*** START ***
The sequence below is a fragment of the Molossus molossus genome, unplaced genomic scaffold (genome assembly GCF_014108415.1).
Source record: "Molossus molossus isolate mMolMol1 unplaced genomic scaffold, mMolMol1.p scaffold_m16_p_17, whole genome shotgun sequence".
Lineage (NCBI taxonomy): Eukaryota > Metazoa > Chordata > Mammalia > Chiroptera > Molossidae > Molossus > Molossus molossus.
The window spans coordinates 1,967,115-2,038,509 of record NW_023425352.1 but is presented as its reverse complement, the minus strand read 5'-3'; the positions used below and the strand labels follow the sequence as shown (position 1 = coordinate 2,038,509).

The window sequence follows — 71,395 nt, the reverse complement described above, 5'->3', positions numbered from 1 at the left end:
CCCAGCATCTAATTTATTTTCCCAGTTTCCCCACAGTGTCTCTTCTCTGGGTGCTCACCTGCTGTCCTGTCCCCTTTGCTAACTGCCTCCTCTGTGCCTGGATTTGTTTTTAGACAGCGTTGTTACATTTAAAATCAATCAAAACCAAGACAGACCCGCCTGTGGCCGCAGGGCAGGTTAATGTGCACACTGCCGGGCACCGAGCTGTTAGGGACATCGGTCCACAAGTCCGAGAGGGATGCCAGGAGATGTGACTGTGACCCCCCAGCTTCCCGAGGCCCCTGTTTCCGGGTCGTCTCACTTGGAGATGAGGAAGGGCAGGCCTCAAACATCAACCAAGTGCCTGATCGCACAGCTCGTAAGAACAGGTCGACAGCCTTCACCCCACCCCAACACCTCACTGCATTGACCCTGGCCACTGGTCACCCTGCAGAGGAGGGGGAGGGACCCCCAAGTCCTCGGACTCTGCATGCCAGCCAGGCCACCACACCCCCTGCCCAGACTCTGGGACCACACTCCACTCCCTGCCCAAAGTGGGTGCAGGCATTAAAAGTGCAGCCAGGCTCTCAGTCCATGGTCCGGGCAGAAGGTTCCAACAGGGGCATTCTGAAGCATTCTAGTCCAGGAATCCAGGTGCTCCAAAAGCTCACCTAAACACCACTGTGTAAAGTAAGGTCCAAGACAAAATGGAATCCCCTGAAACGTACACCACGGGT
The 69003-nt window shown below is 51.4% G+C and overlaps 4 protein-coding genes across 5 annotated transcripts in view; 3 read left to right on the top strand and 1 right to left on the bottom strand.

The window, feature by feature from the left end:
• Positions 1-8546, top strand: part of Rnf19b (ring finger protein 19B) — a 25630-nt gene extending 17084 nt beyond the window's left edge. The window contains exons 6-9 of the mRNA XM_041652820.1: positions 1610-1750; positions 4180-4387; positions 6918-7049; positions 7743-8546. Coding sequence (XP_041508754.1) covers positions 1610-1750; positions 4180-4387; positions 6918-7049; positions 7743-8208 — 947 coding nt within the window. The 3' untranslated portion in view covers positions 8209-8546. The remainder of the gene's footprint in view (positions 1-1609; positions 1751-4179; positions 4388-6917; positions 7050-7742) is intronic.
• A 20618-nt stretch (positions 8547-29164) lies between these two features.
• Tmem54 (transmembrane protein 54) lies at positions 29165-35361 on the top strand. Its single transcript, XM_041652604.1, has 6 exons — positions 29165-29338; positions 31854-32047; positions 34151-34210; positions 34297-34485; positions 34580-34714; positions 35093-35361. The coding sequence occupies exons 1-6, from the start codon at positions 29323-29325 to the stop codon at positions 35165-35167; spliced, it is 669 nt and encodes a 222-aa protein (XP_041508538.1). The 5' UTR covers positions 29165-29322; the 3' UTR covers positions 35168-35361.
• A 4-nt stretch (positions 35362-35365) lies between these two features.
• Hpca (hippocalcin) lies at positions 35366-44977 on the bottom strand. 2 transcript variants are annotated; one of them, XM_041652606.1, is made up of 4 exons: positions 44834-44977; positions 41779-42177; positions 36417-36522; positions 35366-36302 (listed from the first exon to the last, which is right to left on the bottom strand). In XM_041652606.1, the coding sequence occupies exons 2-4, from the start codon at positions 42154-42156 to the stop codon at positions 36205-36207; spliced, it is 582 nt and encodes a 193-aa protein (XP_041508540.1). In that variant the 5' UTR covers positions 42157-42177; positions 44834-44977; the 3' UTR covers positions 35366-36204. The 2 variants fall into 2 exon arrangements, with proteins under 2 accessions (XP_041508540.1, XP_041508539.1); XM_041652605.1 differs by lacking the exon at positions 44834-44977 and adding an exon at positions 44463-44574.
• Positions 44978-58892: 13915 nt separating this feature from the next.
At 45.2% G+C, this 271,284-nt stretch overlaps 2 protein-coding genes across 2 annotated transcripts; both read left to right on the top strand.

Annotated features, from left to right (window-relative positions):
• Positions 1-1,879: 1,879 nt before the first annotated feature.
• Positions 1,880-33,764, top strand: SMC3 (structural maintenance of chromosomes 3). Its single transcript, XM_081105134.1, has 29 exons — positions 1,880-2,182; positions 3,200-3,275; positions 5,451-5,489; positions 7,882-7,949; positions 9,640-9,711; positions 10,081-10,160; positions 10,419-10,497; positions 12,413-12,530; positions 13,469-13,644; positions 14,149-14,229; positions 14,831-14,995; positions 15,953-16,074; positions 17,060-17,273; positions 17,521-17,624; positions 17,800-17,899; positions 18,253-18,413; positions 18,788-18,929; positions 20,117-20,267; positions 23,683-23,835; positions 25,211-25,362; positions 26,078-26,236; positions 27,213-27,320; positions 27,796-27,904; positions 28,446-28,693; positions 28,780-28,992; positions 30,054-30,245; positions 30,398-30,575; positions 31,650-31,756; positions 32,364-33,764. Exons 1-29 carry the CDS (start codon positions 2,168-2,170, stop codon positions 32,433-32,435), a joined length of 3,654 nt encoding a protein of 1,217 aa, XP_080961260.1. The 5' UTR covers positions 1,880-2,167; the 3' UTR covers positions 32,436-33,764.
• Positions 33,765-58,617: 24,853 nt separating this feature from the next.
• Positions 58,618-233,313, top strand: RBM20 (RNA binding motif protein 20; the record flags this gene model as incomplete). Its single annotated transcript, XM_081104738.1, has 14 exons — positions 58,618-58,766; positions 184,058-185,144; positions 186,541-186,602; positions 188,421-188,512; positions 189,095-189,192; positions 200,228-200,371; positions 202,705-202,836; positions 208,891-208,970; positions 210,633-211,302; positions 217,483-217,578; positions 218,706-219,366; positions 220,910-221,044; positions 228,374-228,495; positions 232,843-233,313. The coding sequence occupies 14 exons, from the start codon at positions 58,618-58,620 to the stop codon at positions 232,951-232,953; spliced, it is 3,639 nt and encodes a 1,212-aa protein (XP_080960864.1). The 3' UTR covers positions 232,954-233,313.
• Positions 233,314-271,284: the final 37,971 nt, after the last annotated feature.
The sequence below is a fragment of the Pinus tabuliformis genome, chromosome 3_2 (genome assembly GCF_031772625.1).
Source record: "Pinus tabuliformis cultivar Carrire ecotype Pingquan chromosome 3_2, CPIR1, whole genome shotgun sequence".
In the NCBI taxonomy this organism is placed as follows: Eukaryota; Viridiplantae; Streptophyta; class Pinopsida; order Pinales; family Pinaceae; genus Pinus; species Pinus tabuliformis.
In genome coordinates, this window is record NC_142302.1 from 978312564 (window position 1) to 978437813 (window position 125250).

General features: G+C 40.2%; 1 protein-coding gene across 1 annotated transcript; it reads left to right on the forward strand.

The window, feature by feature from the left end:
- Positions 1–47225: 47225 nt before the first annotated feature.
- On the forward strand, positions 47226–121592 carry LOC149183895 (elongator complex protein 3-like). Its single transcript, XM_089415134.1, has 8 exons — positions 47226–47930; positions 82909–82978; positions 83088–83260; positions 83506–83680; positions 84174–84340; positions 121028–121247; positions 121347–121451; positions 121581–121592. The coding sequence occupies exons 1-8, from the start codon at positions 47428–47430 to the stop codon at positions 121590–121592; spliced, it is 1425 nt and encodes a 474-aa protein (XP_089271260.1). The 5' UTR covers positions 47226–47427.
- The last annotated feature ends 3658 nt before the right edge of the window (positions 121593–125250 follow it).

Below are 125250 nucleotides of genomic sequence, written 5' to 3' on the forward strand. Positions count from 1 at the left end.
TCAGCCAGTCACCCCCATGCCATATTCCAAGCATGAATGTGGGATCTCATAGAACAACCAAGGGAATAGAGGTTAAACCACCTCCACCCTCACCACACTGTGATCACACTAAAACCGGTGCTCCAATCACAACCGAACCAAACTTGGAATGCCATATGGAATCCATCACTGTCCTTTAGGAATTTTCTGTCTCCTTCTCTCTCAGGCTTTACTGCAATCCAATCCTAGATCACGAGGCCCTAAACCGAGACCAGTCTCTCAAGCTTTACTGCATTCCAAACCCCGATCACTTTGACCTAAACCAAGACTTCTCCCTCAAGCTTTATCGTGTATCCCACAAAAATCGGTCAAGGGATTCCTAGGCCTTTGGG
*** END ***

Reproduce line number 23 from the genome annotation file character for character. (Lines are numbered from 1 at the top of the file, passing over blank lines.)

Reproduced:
Source record: "Pinus tabuliformis cultivar Carrire ecotype Pingquan chromosome 3_2, CPIR1, whole genome shotgun sequence".